Report blames Ottawa for sockeye peril  October 7, 2008

VANCOUVER -- A combination of ignorance and neglect by the Canadian government appears to be pushing many British Columbia sockeye runs toward extinction, according to a new report by the world's leading conservation group.

The report recommends a halt to traditional commercial fishing and reconsideration of artificial spawning programs -- saying both policies are likely contributing to a sockeye decline that is greater here than anywhere else in the world.

Sockeye populations in Russia and Alaska are for the most part thriving, notes the report from the International Union for the Conservation of Nature.

The IUCN describes its report as a "wakeup call" for B.C. -- the prized salmon could soon find themselves on the global red list for threatened and endangered species.

It is the first time that the 60-year-old IUCN, which maintains the world's authoritative list for endangered species, has reviewed Pacific salmon.

"It's a loud clarion bell indicating that we need to act right away to conserve these sockeye, which are really the economic and cultural backbone of our salmon fisheries on this coast," said Craig Orr, executive director of Watershed Watch Salmon Society.

Orr said the "stressors" on B.C salmon are well known -- warmer river temperatures during migration; mixed-stock fishing that causes weak runs of sockeye to be intercepted with strong ones; ongoing habitat degradation; and fisheries conservation policies that lack the muscle to protect fish.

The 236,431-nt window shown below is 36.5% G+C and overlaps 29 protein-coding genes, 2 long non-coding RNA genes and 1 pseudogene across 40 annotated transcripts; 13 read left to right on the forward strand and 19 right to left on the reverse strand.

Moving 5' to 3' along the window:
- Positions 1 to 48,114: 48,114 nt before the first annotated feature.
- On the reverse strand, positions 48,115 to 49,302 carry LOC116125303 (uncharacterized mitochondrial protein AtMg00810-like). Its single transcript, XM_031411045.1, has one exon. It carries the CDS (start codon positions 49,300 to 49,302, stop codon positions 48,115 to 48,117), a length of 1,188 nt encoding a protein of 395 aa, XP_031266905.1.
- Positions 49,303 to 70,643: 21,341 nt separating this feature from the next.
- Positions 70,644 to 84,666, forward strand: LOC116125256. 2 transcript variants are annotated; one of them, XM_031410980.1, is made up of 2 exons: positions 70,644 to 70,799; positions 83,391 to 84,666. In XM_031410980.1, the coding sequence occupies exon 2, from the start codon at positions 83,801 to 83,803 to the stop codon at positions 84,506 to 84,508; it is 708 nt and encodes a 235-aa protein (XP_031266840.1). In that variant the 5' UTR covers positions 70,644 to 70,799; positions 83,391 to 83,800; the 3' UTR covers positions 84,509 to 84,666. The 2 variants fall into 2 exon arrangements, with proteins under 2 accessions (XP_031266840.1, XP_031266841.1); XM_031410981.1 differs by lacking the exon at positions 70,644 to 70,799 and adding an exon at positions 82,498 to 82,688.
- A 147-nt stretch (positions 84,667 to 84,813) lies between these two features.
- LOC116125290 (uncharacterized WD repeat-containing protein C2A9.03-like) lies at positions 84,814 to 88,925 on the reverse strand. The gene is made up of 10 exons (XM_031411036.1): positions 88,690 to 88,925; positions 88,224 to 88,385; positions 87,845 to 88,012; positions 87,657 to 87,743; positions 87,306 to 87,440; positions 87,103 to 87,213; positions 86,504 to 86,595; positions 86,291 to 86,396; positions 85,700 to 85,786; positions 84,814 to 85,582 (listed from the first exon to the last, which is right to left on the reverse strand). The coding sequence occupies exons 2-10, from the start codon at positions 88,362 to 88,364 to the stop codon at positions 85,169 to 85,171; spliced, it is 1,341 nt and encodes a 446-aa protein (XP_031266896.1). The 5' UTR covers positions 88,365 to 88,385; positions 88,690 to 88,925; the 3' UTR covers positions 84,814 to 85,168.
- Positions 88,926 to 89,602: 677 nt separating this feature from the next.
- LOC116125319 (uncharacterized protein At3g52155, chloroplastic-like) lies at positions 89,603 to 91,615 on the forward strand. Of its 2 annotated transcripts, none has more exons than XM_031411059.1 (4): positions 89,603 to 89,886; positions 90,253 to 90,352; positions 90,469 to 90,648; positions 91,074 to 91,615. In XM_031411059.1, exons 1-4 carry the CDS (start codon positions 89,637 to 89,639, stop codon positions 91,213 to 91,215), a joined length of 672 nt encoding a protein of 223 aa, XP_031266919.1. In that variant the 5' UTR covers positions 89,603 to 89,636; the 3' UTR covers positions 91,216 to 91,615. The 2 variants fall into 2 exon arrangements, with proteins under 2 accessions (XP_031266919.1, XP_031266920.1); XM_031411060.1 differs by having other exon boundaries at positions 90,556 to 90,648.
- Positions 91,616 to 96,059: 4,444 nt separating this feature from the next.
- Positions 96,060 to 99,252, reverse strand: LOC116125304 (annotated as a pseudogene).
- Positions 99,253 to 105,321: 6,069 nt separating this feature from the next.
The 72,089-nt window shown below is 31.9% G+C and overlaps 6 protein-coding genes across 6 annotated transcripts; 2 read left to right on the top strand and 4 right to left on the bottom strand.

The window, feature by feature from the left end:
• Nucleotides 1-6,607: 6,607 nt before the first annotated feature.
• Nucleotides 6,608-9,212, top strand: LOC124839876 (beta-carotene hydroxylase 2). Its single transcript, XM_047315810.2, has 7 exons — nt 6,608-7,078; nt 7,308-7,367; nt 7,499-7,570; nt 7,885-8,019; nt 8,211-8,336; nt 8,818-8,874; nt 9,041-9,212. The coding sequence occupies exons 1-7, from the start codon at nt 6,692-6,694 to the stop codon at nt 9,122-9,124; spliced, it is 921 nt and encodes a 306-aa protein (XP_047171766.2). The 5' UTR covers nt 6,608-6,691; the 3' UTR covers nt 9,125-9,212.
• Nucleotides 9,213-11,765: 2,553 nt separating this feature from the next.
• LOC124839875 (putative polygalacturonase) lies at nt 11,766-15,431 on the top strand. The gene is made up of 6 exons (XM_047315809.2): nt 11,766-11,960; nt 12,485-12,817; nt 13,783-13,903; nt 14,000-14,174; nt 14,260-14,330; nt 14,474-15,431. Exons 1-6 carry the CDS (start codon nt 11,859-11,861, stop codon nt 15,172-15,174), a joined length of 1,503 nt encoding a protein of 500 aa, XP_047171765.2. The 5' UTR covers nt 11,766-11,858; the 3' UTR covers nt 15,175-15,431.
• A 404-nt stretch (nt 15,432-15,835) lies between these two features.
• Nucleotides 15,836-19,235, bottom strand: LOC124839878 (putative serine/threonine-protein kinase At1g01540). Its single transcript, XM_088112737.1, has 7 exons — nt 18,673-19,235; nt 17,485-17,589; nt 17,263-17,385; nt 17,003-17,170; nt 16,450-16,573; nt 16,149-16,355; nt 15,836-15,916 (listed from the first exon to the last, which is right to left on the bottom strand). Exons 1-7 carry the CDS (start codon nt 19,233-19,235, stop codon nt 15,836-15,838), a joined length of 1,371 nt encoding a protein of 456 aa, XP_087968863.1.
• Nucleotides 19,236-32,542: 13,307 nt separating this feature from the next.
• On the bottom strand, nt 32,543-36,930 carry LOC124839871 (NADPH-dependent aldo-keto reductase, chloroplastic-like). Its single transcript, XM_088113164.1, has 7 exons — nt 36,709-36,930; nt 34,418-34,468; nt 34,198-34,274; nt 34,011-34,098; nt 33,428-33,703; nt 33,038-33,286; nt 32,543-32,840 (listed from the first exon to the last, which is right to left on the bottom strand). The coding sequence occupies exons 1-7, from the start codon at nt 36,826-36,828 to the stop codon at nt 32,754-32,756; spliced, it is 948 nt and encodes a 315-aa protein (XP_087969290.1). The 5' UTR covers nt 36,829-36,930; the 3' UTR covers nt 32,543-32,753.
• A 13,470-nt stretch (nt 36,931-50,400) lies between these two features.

The IUCN says the report is based on "the largest collection of data ever assembled on salmon abundance, coming from 243 spawning locations across the Pacific Rim."

The report found that the sockeye species is stable at a global level but noted that 25 per cent of runs into individual rivers are either threatened or endangered.

"Most of the critically endangered sockeye runs are in British Columbia, where dramatic declines have occurred in stretches of the Fraser and Skeena rivers," the report says.

It says that Fisheries and Oceans Canada should be "encourage[d]" to fully implement its Wild Salmon Policy, relocate salt water fisheries to small upstream locations, do a thorough job of tracking spawning salmon and reconsider artificial spawning programs.

Pete Rand, lead assessor for the IUCN salmonid specialist group, said most of the threats can be resolved.

"Mixed stock fishing in particular is a problem that is resulting in a higher threat to some populations, especially the smaller populations," he said.

The Fisheries Department issued a brief statement, saying it welcomes independent scientific research, and "will be carefully evaluating the IUCN report to see if it offers insights that could enhance the conservation and sustainable use of salmon stocks in B.C."

Scott Simpson
Canwest News Service

Fisheries dispute erupts in Fraser Canyon September 15,

VANCOUVER -- A controversial treaty that would give a small native band control of access to salmon in the Fraser Canyon has come under fire from another first nation.

The Yale Indian Band is claiming sole ownership of fishing grounds that other bands have long used in the canyon, said Grand Chief Clarence Pennier of the Sto:lo First Nation.